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November 26, 1995
. Vreme News Digest Agency No 217
The Dayton Agreement

The Secret of 11 Annexes

by Ljiljana Smaljlovic

The peace package for Bosnia has one main document - two typed pages which presidents Milosevic, Tudjman and Izetbegovic initialed in Dayton on October 21 - and 11 annexes. But, the devil one knows is better than the devil one doesn't, and in the case of the Dayton documents the unknown devil hides in the hundred or so typed pages of annexes (on preserving Bosnia as a unitary state within its internationally recognized borders with two equal entities, a new constitution, territorial division, constitutional court, human rights, reconstruction, return of refugees, elections, separation of the armed forces with a four kilometer buffer zone and an international police force).

The 11 points of the main document titled General Framework of the Peace Agreement for Bosnia-Herzegovina, the warring sides just accept and welcome the arrangements. The arrangements are detailed in the 11 annexes. That framework was published immediately and the US sponsors of the peace talks handed out a resume of the agreement on another couple of pages. Forty eight hours after the Dayton agreement was initialed the public still had no access to the annexes. Any judgment has to wait for the implementation details of the agreement as envisaged in the annexes.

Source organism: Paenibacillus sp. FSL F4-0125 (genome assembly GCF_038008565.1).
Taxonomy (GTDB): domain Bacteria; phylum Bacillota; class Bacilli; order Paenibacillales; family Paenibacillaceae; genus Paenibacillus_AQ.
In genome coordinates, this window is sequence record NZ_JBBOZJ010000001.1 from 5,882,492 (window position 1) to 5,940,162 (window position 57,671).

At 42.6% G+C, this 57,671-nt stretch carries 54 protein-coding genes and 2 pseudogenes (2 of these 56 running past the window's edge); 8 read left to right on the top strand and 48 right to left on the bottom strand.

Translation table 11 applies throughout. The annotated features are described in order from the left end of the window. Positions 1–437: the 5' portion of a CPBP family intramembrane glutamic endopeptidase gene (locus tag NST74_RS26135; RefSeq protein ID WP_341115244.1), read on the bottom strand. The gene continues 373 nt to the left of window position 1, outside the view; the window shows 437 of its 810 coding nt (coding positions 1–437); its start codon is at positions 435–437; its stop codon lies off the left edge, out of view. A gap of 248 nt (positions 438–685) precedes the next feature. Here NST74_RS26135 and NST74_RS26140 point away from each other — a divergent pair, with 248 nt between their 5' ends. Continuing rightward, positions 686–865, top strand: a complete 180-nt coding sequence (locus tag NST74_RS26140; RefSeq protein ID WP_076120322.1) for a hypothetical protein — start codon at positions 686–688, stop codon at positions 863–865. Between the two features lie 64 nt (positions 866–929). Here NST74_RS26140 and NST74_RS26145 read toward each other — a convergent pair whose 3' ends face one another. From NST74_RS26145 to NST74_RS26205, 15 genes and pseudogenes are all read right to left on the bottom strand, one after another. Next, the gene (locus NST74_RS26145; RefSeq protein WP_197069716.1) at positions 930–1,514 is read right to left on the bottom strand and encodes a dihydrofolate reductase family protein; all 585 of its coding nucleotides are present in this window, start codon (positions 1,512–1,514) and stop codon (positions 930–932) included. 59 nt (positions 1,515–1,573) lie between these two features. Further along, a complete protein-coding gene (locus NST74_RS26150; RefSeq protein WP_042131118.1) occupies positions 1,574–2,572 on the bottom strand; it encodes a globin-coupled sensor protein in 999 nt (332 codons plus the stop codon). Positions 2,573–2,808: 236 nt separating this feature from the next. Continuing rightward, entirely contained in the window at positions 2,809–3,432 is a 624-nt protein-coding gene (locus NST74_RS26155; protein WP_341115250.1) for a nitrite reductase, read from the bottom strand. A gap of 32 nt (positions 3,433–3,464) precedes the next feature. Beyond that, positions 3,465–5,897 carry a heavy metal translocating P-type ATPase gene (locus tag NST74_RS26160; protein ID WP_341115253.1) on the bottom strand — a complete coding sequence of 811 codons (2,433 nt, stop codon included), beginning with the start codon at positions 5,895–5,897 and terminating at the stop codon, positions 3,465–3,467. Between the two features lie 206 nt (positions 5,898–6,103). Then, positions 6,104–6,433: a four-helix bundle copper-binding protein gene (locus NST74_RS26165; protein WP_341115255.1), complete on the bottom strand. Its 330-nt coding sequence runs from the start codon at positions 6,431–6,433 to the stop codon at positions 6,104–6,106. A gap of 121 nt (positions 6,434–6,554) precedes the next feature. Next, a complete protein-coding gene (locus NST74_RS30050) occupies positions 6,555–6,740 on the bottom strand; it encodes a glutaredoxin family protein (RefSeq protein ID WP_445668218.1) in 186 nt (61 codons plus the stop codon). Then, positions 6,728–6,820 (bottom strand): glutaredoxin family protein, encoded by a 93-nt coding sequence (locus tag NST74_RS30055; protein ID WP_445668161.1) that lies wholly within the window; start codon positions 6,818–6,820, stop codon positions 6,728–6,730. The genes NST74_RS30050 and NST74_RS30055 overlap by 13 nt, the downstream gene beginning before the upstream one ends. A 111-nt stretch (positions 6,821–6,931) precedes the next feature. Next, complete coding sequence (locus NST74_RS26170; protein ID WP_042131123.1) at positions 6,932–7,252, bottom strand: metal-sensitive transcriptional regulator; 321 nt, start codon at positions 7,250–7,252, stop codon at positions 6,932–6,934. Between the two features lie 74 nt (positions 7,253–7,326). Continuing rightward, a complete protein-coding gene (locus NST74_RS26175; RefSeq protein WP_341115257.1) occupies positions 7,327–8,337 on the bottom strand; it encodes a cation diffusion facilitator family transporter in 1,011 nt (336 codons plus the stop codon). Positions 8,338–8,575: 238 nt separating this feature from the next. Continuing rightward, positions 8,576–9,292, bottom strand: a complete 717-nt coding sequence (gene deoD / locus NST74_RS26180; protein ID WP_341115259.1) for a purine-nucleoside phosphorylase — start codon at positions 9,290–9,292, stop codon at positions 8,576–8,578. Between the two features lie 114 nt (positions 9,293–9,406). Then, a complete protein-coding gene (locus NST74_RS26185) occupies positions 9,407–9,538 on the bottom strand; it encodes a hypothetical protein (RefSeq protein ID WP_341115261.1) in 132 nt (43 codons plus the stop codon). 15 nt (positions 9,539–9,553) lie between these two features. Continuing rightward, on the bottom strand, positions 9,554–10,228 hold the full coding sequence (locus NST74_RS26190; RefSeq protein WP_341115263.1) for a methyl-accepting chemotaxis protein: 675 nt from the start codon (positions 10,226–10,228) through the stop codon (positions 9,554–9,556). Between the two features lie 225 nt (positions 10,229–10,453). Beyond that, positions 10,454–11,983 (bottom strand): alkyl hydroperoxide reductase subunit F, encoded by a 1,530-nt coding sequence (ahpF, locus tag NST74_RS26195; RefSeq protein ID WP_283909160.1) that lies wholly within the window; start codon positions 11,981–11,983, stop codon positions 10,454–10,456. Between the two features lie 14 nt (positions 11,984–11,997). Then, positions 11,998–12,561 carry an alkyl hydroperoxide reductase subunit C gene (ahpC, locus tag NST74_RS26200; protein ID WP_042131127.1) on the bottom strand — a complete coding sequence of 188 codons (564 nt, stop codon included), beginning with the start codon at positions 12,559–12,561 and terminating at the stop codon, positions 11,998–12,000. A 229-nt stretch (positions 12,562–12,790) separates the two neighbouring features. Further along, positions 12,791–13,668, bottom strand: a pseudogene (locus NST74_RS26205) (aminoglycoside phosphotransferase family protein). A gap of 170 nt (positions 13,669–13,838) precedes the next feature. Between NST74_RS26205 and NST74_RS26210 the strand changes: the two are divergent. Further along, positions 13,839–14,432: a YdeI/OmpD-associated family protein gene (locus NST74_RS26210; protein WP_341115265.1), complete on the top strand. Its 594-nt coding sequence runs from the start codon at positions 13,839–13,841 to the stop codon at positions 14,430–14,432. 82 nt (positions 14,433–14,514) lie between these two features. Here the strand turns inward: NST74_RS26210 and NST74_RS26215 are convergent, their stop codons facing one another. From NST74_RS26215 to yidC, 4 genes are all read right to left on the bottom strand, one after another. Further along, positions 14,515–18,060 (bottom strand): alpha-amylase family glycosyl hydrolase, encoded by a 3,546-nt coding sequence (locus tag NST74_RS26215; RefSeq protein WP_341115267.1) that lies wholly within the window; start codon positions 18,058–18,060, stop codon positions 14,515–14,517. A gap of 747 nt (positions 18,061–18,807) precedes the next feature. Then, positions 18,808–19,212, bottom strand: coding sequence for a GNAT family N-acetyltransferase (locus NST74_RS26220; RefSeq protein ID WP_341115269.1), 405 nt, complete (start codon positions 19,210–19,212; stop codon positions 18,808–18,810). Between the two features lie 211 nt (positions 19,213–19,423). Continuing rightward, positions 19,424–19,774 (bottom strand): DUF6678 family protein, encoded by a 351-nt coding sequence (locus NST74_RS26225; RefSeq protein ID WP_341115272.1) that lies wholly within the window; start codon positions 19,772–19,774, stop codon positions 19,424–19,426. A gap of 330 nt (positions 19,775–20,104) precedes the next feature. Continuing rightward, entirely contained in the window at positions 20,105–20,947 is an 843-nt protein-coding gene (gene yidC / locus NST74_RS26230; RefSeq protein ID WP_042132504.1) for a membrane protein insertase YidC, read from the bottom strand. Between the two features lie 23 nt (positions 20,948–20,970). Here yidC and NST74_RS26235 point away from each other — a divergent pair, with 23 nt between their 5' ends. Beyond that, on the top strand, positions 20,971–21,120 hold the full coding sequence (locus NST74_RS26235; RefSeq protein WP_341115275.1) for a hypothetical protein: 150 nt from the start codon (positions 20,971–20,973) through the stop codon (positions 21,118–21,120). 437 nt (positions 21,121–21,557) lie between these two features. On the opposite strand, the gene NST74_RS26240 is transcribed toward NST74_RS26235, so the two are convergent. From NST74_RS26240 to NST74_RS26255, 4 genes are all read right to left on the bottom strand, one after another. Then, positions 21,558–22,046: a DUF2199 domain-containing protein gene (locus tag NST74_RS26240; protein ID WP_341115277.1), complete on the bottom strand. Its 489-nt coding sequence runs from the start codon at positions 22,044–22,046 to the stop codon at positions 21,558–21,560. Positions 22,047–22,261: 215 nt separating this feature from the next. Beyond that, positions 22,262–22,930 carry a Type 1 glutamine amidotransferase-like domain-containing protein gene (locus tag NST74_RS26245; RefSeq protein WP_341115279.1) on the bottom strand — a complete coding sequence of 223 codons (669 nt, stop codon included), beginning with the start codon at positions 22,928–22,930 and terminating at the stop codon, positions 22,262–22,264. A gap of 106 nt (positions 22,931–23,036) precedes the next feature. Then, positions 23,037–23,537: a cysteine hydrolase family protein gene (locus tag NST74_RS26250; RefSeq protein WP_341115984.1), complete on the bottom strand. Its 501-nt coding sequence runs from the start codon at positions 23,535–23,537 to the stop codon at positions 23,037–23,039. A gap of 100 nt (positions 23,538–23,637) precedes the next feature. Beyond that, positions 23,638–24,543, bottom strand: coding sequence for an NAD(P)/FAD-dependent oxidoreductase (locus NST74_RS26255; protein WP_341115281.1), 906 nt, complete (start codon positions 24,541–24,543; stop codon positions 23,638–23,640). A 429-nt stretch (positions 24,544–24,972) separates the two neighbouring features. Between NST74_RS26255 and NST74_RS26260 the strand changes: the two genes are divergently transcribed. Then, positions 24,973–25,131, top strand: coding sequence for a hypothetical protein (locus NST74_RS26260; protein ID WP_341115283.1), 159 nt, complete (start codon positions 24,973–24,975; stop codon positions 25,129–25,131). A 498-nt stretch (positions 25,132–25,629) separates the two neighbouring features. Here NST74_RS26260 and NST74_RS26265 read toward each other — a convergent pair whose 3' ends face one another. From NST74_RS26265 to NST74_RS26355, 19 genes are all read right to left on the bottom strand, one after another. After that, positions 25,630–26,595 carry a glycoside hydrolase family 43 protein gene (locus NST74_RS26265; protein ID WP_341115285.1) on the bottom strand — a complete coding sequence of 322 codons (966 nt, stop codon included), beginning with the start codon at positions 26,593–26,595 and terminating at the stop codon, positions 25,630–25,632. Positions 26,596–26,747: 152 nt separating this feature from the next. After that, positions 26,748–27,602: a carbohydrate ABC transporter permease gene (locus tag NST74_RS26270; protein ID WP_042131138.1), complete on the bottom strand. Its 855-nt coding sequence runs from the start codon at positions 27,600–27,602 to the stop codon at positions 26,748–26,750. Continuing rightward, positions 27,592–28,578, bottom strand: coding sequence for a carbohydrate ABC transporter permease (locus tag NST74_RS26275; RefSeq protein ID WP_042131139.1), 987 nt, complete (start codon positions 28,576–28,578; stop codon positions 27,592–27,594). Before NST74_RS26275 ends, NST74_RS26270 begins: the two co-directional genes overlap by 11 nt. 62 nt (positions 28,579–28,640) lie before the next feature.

For example, the agreement includes the return of refugees to their homes. That is a praiseworthy principle which has to be part of any agreement on Bosnia especially one sponsored by the leaders of "the free world" (as every American president sees himself). The Dayton agreement includes an article that allowed Bill Clinton to tell the press at the White House that refugees will be able to return home. But only an insight into the details of the agreement will show who how will return, and whose return will be guaranteed. For the time being, all we know is that NATO will have two jobs to do in Bosnia. The first is to supervize the withdrawal of the armed forces to positions two kilometers from the demarcation lines (that is aimed at creating a four kilometer buffer zone which will be expanded to eight except in Sarajevo, Gorazde and Brcko which will have special demarcation lines). The second job is to remove land mines, enable the free movement of humanitarian organizations and the return of refugees.